2017 Aston Martin DB11 Review

Introduction
The DB11 is the latest in a line of gorgeous Aston Martin GT cars, built to satisfy the needs of a buyer who wants a mix of sports car performance and roadholding with the ability to cruise long distances in comfort when needs be. It replaces the highly successful DB9 and its V12 engine is, for the first time ever in an Aston Martin, turbocharged. The company reckons the DB11 is one of its most important models ever.

Did you know? The Aston DB11 features a clever ‘virtual’ rear spoiler called the AeroBlade that takes air through the car’s bodywork.

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Verdict: (8.3/10)
Naturally, it was important that the Aston Martin DB11 improved upon the car it replaced, which it did – and some. But buyers will also consider models from the likes of Bentley, Ferrari and Mercedes, so it needs to be an exceptional car. In short, it is. The beguiling exterior looks hide a fiendishly clever aerodynamic package for a start. The interior is just as appealing, with some truly unique personalisation options, and it’s all topped off by a sensational V12 engine and a chassis designed to reward those who love driving.
(9/10)

We like
We don’t like


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Design & Exterior: (9/10)
Until the DB11 arrived, criticism had been levelled at Aston Martin for adopting the Russian Doll theory of car design (one look, many different sizes), though that approach happened to result in a range of simply beautiful-looking cars. The DB11 heralds a step change in philosophy, thankfully without losing the seductive lines – and it’s still easily identifiable as an Aston Martin.
The design is much edgier than in previous Aston Martins, with lots of sharply delineated curves and incredible attention to detail. Up front is a massive aluminium clamshell bonnet that’s hinged from the nose, which itself features a sharper take on the traditional Aston radiator grille. That’s flanked by all-LED headlight units. Nothing too radical there, so far. Move around to the side and you’ll see ‘gills’ that extend into the front wheelarches. These house hidden vents to reduce air-pressure build-up in the wheel area, effectively reducing front-end lift at speed. Aston Martin calls them ‘curlicues’.
In side profile, the DB11 looks unique while clearly coming from the same designer’s pen as the DB10, the Aston that was made exclusively to be used by 007 in the Spectre film. The roofline sweeps smoothly into the rear window, hiding air inlets for the ‘AeroBlade’ at the back. This is another clever aerodynamic solution to reduce lift without spoiling the lines of the car. The air shoots through ducts within the car’s bodywork and out through a slit atop the rear deck, creating a virtual spoiler. Back there you’ll find what Aston says are the slimmest rear LED lights in the world – and they look great too, helping to emphasise the width of the car.

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Interior & Comfort: (8/10)
At this price level, a sense of occasion is as important as outright space, and the DB11 has a very special interior. You appreciate that even before you get in, the doors swinging slightly up as well as out as they open. Some will lament the loss of the old ‘drop-down’ handbrake, but it’s a sign that the DB11’s cabin is a thoroughly contemporary affair. Those familiar with the infotainment systems of a modern Mercedes-Benz will recognise the menu structure and control strategy for the sharp eight-inch display screen in the centre of the dashboard. Aston has done a good job of restyling it and virtually all the other minor controls, though, so it doesn’t feel out of place. The high-res TFT screen that displays the car’s instruments in front of the driver is a particular highlight.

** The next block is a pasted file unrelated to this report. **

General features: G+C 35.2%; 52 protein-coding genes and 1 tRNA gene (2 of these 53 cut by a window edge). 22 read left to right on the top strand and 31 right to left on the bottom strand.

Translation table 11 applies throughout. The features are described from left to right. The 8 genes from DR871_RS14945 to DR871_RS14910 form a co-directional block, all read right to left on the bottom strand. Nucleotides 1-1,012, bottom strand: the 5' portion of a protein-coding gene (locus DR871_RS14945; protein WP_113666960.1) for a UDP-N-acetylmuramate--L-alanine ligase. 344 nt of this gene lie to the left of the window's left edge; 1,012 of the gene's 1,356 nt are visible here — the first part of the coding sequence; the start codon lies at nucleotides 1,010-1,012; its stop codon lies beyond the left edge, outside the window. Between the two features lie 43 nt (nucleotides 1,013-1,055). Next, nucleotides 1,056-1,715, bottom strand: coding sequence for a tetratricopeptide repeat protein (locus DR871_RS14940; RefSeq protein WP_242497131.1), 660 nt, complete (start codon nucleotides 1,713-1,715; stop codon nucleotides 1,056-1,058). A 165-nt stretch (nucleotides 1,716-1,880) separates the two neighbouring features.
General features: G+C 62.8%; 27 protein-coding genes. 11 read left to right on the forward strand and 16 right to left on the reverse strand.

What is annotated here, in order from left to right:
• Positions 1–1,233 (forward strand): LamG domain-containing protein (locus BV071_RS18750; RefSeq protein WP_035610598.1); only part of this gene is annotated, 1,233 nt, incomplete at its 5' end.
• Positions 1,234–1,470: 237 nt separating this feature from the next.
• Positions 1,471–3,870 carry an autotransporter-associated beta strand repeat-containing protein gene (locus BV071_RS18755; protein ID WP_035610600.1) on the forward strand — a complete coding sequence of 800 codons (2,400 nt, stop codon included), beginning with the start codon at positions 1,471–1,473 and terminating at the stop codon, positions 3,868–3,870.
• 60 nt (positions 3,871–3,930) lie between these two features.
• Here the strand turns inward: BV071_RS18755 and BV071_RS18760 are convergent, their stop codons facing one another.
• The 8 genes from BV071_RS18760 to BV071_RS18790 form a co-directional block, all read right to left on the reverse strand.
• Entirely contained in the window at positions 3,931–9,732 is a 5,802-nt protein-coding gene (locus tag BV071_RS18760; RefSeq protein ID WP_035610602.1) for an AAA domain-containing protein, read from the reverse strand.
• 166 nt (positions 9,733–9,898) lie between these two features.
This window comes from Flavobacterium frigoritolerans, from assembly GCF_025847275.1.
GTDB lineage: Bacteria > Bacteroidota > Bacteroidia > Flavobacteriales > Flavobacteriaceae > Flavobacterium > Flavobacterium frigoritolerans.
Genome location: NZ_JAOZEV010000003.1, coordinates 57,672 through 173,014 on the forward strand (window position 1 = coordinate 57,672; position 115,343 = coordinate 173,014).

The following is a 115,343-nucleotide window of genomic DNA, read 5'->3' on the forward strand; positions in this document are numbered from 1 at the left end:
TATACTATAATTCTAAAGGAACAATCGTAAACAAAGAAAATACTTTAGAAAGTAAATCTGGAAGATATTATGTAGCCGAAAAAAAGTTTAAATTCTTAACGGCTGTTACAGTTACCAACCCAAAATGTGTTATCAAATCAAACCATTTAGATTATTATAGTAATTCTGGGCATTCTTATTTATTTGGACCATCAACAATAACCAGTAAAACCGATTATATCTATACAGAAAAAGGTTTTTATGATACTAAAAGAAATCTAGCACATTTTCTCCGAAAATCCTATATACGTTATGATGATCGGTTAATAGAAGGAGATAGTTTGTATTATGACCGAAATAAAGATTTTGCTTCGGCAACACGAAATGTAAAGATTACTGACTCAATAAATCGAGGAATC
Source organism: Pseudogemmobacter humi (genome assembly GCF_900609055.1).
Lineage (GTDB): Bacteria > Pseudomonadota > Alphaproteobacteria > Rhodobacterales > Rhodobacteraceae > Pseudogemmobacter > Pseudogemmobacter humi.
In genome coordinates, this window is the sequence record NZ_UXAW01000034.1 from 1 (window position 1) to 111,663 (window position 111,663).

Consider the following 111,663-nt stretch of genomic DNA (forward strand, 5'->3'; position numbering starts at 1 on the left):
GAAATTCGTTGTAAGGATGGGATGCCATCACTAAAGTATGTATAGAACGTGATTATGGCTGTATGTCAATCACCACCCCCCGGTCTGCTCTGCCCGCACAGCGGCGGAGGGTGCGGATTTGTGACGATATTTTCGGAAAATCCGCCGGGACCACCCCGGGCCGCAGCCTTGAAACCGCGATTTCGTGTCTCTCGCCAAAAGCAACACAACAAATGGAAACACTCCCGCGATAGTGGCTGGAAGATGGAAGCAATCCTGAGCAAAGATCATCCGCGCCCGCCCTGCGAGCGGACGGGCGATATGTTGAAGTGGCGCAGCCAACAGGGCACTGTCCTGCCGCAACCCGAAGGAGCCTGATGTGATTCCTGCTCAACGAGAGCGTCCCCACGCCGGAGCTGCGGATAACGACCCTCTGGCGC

Just as impressive is the craftsmanship on display inside. There are seemingly endless customisation options and stunning leatherwork in particular. Buyers can specify Nexus quilting, Celestial perforation and even intricate brogue detailing inspired by shoemaking. Along with that are various trim panel finishes, from traditional to open-grain wood to high-tech carbon, and real alloy is used for items such as the (usefully large) gearshift paddles and door handles.

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Technology & Connectivity: (7/10)
Inside the DB11 there are two TFT display screens. A 12-inch item sits ahead of the driver and it looks great, although it isn’t as configurable as we’ve come to expect in the latest items from the likes of Audi. A separate eight-inch screen sits in the middle of the dashboard like a standalone tablet, to display all the infotainment. It’s accessed via a highly intuitive rotary control and – assuming you tick that options box – a touchpad. There’s Bluetooth music streaming and a Wi-Fi option, but, curiously, no smartphone mirroring function as yet. Aston Martin has caught up in some respects, though, offering buyers parallel and parking space assistance, plus a 360-degree bird’s-eye camera. There’s no sign of any semi-autonomous driving technology, but we’d argue that, if you buy an Aston, odds are you want to drive it for yourself.

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Performance & Handling (9/10)
A top speed of 200mph gives the owner bragging rights, even if they’re never likely to experience such a velocity for themselves. The performance figures for the Aston Martin DB11, impressive as they are, tell only half the story. The 0-62mph time of 3.9 seconds is more instructive, as it shows not only how the 5.2-litre V12 engine’s considerable 608hp and 516lb ft of torque can hurl the big DB11 down the road, but also that the rear wheels are finding decent traction off the line. That’s partly to do with the car’s excellent weight distribution (51/49 front/rear), made possible by the mounting of the engine far back in the chassis.
But it’s away from the benchmark tests that the DB11 really impresses, as all that torque is on tap from just 1500rpm through to 5000rpm. That’s thanks to the two turbochargers bolted to the engine, and it means the car is quick to respond to the accelerator seemingly regardless of speed, engine revs or gear. In the raciest of its three modes the response is cracklingly sharp, with hair-trigger gearshifts and an exhaust note to match.